The diaper-style design and onlays of various blue leathers are extracted from the illustrations in the manuscript. de Bray mentions that in art you must look past the surfaces of your surroundings to find the details. Leslie captures the background details of the archways, windows and blue tile flooring through both gilt and blind tooling. The head edge is decorated with green pigment, which is also pulled from the manuscript illustrations. 

    DirckDeBray3-LeslieTo DirckDeBray2-LeslieTo

    Bound in black goatskin with navy blue doublures. Leslie hand marbled the paper used on the made flyleaf. Pulling from the architectural elements within the illustrations, Leslie has created a complimentary structural design on her binding.

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    DirckDeBray1-ElizabethCurran

    Elizabeth Curran
    Elizabeth also found inspiration in the original manuscript illustrations, but put her focus on the illustrations of stacked books to create a design of an abstracted library. The stacked books on her binding are created through a series of gilt line palettes and gouges, with a few being surface gilt. Separating the stacked books are a series of vertical stripes of colored onlays, some being tooled onlays. A nice detail that Elizabeth included, was wrapping the colored onlays onto the board edges.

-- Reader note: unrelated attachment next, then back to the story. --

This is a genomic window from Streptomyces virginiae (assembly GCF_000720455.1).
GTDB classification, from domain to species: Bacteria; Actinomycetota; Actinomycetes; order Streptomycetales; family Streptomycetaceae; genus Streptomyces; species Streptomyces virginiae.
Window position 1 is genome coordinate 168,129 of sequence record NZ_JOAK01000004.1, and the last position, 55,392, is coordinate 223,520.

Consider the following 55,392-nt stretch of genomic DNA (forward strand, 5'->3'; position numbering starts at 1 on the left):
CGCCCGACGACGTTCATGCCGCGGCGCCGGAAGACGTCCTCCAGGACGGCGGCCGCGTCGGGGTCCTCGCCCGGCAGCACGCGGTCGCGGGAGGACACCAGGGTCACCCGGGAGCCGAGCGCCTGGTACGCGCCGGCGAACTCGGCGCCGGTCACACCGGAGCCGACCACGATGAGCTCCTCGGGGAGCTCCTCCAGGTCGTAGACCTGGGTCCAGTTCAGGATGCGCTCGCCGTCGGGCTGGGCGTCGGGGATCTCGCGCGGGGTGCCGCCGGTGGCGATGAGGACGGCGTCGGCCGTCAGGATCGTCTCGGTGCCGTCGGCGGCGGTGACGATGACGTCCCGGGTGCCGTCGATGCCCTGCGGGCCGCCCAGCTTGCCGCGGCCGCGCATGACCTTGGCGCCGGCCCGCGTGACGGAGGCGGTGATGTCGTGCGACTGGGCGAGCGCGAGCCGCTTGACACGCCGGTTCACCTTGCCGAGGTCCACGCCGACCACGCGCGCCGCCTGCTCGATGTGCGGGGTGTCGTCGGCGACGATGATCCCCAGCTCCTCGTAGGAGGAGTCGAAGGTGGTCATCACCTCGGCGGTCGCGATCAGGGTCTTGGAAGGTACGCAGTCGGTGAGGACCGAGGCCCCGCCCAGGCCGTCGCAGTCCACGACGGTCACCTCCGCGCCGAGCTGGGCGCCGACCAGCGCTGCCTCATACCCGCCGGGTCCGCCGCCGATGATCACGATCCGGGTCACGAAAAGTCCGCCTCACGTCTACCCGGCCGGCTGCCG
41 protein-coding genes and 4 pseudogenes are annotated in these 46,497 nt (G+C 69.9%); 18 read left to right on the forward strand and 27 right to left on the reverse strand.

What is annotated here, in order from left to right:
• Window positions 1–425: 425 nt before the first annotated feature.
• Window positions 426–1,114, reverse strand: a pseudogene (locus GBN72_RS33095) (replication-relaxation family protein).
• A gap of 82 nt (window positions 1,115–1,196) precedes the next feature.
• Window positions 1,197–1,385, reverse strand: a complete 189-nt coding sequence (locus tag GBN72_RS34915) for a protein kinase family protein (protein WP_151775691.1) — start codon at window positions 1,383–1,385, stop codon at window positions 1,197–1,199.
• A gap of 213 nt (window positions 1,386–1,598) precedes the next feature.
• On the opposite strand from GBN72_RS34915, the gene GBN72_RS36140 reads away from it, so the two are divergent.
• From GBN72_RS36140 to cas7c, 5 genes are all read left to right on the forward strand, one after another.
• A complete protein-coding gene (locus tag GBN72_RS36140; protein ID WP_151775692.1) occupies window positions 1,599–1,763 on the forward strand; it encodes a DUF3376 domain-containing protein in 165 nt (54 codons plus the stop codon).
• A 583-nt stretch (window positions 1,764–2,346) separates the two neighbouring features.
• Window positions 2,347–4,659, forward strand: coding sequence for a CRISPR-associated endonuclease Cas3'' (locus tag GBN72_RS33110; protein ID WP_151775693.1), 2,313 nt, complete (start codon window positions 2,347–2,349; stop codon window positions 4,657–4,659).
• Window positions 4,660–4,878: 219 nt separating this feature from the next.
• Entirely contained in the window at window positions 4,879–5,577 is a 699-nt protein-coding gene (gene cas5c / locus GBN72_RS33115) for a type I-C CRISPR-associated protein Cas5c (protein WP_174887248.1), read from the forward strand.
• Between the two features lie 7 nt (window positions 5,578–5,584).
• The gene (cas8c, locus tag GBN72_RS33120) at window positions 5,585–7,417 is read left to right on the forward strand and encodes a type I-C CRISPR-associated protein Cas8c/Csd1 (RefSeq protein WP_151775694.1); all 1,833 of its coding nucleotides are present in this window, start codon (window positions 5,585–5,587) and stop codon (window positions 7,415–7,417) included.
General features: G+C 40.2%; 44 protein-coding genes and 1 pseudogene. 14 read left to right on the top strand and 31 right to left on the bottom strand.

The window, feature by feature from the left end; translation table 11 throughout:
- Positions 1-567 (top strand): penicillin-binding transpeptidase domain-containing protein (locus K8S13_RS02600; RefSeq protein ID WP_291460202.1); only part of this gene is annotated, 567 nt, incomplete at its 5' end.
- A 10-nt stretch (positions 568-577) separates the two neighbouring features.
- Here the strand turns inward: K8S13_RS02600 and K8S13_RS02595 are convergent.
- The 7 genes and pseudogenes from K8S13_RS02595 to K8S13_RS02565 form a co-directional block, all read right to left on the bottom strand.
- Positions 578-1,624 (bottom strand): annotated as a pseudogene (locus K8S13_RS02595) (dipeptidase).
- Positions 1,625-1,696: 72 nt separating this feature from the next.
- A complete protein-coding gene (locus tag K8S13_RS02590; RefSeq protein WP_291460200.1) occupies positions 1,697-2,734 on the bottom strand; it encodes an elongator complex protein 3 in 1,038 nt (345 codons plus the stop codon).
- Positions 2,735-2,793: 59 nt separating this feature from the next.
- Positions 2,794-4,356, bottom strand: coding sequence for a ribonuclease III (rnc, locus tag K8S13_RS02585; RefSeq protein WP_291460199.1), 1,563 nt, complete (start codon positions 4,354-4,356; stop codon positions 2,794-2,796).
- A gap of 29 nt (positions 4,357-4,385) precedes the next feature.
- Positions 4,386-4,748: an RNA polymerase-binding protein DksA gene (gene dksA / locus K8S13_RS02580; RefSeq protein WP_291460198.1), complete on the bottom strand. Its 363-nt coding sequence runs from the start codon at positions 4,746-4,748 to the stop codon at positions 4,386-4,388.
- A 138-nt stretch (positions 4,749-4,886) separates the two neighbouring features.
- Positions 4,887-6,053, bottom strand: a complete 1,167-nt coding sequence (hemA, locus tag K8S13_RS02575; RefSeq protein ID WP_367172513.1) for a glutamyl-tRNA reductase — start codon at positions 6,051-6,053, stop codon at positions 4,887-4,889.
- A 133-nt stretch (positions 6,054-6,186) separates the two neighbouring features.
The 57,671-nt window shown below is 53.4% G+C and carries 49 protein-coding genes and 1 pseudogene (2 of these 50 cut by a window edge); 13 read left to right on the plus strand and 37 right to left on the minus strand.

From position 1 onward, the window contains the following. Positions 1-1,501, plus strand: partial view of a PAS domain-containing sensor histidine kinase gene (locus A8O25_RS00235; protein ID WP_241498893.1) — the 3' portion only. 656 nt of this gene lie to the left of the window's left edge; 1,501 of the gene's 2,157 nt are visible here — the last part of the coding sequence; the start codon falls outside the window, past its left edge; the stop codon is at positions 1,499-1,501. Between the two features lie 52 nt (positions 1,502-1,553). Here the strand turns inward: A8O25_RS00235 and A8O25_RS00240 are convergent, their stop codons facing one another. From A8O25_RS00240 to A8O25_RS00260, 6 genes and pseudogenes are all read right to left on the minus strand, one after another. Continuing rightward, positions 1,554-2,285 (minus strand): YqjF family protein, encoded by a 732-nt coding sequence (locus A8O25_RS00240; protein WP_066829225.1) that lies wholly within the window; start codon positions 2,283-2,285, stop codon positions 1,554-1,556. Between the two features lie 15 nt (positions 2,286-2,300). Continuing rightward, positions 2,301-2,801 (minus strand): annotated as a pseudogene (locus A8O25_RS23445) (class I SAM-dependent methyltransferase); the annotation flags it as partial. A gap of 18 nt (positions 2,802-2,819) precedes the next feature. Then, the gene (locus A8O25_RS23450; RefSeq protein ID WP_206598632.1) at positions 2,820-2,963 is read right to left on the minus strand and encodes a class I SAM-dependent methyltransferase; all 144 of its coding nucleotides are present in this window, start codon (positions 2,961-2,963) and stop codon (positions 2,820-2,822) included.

The design is quite striking and each cover can stand alone or be displayed fully open as the image above displays.

    DirckDeBray3-ElizabethCurran DirckDeBray2-ElizabethCurran

    Bound in grey Harmatan goatskin with biscuit-colored goatskin doublures paired with a handmade marbled made flyleaf. The headbands are hand sewn around a flat rectangular core made from laminated goatskin and vellum.

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    DirckDeBray1-MariannaBrotherton

    Marianna Brotherton
    Marianna took her inspiration from designs on mid-17th century bindings, a period that is contemporary to the original manuscript. The frame is created with a black onlay and tooled using an ascona tool over gold foil. The center inlay panel of vellum is framed with a black onlay mimicking the style of the outer border. Marianna wanted to incorporate vellum in her design as a homage to the original vellum binding of the manuscript. The title, along with de Bray’s name, has been hand-tooled with gold foil onto the vellum.

    Bound in green Pergamena goatskin and vellum with black goatskin doublures paired next to a stunning Claire Maziarcyk paste paper made flyleaf.

    DirckDeBray3-MariannaBrotherton DirckDeBray2-MariannaBrotherton

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    DirckDeBray1-JeffAltepeter

    And last, but certainly not least is the binding created by NBSS instructor and alum, Jeff Altepeter. Bound in crimson goatskin with matching doublures. The boards are blind tooled in a lozenge pattern using a single hand-carved finishing tool which mimics the classic ‘cusped edge stamp’. de Bray’s name is hand tooled on a leather label pasted on the spine. Marbled ‘Dutch curl’ endpapers in the typical 18th century palette are used for the made flyleaf.

    DirckDeBray2-JeffAltepeter


  • Visit My Bindery
    My name is Erin Fletcher and I live in Boston working as a Bookbinder.  This blog is an extension of Herringbone Bindery where I can share my inspirations with you.